This investigation is about acquiring land and property for Phase One (London to the West Midlands) of the High Speed 2 programme
Background to the report
High Speed 2 (HS2) is a programme to construct a new high speed railway between London Euston, and Leeds and Manchester, splitting to form a Y-shape in the West Midlands.
This investigation is about acquiring land and property for Phase One (London to the West Midlands) of the programme, which is required to construct the railway between London and the West Midlands. HS2 Ltd is preparing its full and final business case for approval in 2019. Phase One is scheduled to open in 2026.
Content and scope of the report
The National Audit Office received correspondence concerned about HS2 Ltd’s land and property programme. They raised concerns with us that:
• HS2 Ltd had understated the property cost estimate, including in information provided to Parliament with deposit of the hybrid Bill for Phase One;
• governance and assurance around the estimate and the land and property function was weak and that HS2 Ltd did not have the capability or capacity to deliver the land and property acquisition programme; and
• HS2 Ltd was failing to make payments to landowners on time.
In response we investigated:
• how HS2 Ltd developed its estimate of the cost to acquire the land and property required to build Phase One of High Speed 2, and how it communicated this to Parliament;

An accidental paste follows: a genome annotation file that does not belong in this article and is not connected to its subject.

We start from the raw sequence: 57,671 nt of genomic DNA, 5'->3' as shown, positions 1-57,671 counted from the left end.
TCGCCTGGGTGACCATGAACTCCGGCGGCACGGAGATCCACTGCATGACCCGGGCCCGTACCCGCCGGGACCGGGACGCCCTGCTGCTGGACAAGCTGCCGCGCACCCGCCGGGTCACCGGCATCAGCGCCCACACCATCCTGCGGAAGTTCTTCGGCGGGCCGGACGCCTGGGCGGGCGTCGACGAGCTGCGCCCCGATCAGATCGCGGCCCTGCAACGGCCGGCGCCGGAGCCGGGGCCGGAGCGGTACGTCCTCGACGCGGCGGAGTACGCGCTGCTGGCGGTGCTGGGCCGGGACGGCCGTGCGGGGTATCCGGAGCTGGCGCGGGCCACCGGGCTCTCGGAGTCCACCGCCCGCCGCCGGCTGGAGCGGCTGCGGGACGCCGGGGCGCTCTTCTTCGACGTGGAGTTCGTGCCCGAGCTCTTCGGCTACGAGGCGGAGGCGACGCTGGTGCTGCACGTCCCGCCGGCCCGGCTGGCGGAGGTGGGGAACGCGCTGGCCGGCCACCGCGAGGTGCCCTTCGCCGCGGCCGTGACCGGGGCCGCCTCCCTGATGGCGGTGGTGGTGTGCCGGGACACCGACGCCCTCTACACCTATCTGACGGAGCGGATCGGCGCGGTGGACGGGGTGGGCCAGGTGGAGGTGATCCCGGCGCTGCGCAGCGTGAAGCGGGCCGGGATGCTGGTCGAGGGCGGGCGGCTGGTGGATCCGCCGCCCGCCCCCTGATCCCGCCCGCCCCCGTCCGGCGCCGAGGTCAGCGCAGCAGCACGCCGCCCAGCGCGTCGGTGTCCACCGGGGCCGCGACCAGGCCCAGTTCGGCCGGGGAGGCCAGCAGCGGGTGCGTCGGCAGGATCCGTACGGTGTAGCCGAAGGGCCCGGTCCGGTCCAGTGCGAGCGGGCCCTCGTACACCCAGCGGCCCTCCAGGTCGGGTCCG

• HS2 Ltd’s capability to produce robust estimates of the cost of land and property and to acquire the required land; and
• HS2 Ltd’s performance to date in acquiring land and property.
It is understandable that concerns have been raised with us about HS2 Ltd’s land and property acquisition programme given that it affects so many individuals and businesses. Although HS2 Ltd has made efforts to improve its land and property function since 2015, there is work to be done to support claimants to receive timely compensation where they are due an advance payment.
While HS2 Ltd’s estimate of the cost of land and property has increased significantly over time, cost estimates, particularly in this sort of major land acquisition programme, are inherently uncertain and subject to change as more information becomes known about both the design and operation of the railway, and the nature of the land and properties required. HS2 Ltd’s current estimate is within its agreed funding envelope from HM Treasury and provides a reasonable basis from which it can monitor the potential cost to compensate property owners and tenants affected by the construction of the railway. However, it is still very early in the property acquisition programme and too soon to determine with certainty what the final outturn will be.